While Auditing can be turned on for a database by either enabling it at the workspace or database level, diagnostics must be enabled at the database level. There are diagnostics at the workspace level, but those are different metrics and do not apply to monitoring the dedicated SQL pool.
If you’re not there already, navigate in the Azure Portal to your dedicated SQL pool. Select Diagnostic Settings from the Monitoring section.
Next, click the Add diagnostic setting button.
Provide a name for this diagnostic setting. Check the box next to Send to Log Analytics workspace. Select the subscription and workspace to which the DMVs will be written. Select which DMVs you want to log. Finally, click Save.
Remember, the diagnostic settings each correspond to a different DMV that will be copied to your Log Analytics workspace. If you need additional DMVs you’ll need to roll your own auditing solution at this time.
|Diagnostic Setting Label
Reading the Logs
Data will take several minutes to show up in Log Analytics. I’ve had the initial population take up to 30 minutes. After that the data should show up much more quickly, within several minutes. Connect to your database and run a query or two to ensure we have some user queries show up in the logs.
For my example I have run the following query:
SELECT COUNT(*), GETDATE(), DB_NAME() FROM IMDB.stage_Person
To view the logs, you can navigate to your log analytics workspace, or select Logs from your dedicated SQL pool’s Monitoring section. This can be found directly beneath the Diagnostic Settings option used in the last section.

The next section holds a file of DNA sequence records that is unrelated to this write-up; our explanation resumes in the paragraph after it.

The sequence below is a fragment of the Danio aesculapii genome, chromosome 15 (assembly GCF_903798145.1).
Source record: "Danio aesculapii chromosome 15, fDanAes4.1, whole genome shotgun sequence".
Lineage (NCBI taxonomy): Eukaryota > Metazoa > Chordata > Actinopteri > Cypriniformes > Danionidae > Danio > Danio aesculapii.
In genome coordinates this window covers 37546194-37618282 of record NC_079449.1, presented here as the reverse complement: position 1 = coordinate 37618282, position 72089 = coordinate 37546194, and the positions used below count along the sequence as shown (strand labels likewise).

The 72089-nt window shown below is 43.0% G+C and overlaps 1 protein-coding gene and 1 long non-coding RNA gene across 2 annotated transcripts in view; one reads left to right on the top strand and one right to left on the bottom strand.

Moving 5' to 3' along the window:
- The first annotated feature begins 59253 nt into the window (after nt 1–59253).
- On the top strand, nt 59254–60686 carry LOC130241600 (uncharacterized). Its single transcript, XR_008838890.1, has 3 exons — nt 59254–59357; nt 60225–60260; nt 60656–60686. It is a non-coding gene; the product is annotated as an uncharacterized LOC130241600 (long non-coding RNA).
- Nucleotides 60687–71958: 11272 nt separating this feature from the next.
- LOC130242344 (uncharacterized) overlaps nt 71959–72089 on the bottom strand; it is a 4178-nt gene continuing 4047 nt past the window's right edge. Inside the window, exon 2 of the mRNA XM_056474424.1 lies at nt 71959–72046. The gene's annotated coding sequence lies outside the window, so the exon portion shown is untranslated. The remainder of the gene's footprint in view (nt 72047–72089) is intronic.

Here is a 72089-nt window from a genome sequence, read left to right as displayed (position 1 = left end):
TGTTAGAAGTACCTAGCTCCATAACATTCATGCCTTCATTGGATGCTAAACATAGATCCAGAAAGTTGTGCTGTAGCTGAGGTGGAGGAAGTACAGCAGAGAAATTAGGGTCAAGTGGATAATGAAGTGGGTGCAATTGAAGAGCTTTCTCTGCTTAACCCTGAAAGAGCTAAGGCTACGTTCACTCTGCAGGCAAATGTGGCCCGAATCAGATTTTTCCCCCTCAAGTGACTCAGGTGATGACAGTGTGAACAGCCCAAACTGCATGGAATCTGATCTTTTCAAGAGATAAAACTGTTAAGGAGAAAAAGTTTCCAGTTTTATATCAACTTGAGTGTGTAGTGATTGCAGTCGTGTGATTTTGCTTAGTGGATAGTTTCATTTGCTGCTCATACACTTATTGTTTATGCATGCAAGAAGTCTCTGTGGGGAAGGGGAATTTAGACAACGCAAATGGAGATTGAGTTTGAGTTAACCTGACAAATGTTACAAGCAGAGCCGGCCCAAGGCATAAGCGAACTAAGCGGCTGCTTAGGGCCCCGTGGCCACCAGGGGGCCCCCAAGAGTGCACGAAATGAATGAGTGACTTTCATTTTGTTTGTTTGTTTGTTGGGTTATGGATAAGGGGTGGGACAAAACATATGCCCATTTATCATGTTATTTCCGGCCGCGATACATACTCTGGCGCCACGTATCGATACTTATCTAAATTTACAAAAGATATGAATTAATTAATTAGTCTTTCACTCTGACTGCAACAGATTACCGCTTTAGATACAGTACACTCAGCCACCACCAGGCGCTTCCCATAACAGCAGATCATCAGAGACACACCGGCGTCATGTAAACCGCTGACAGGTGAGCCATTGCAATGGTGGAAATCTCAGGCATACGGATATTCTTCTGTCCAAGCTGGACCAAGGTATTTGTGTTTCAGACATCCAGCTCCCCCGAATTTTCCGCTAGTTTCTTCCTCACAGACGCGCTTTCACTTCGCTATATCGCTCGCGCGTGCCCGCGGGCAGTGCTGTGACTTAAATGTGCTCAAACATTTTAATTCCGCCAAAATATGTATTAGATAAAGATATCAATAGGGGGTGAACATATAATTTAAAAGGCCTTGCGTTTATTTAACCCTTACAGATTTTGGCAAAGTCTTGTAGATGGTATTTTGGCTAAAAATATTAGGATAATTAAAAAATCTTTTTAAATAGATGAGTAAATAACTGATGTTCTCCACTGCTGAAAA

Viewing the Audit Log
Within the Log Analytics Workspace you will see a group of tables with the prefix Synapse* and at least one table prefixed with SQL*. More tables may appear if you are using auditing for Azure SQL Database. The audit setup in the first section of this post will be logged to the SQLSecurityAuditEvents table.
This sample query pulls a few of the relevant columns from the SQLSecurityAuditEvents table.
SQLSecurityAuditEvents | project ResourceGroup, LogicalServerName, DatabaseName, EventTime, Category, ActionName, IsServerLevelAudit, Succeeded, tostring(SessionId), ClientIp, HostName, ServerPrincipalName, DurationMs, Statement, TenantId, _ResourceId
Here you can see the query I ran in the log with an action of BATCH COMPLETED.
Viewing the Diagnostic Logs (DMVs)
Where all audit events are logged to the same table, regardless of the event type, each of the DMVs enabled in Diagnostic settings gets logged to its own table. Expanding on the list of DMVs from earlier in the post we can see the Log Analytics table closely matches the diagnostic setting name with a prefix of SynapseSqlPool.
|Diagnostic Setting Label
|Log Analytics Table
This sample query pulls a few of the relevant columns from the SynapseSqlPoolExecRequests table.
SynapseSqlPoolExecRequests | summarize TimeGenerated = max(TimeGenerated), ResourceGroup = any(ResourceGroup), LogicalServerName = any(LogicalServerName), DatabaseId = any(toreal(DatabaseId)), StartTime = max(StartTime), EndCompileTime = max(EndCompileTime), Category = any(Category), Status = min(Status), Command = any(Command) by RequestId
Here you can see the query I ran in the SynapseSqlPoolExecRequests table.
Wrapping it up
There is a lot more that can be accomplished with KQL queries in Log Analytics. You may even take the queries found in the accompanying Dedicate SQL Pools (Formerly SQL DW) post and combine them to give a single view of all your dedicate SQL pools.
The key take learning from this walkthrough is:
- Auditing and Diagnostics are different options and enabled in different locations.
- Auditing writes all the data to a single table no matter the action.
- Diagnostics pull a few key DMVs from Synapse and write them to the log. Each DMV is written to its own table in Log Analytics.
- Something not discussed is that there is the potential on highly used systems for some audit or diagnostic records could be missed.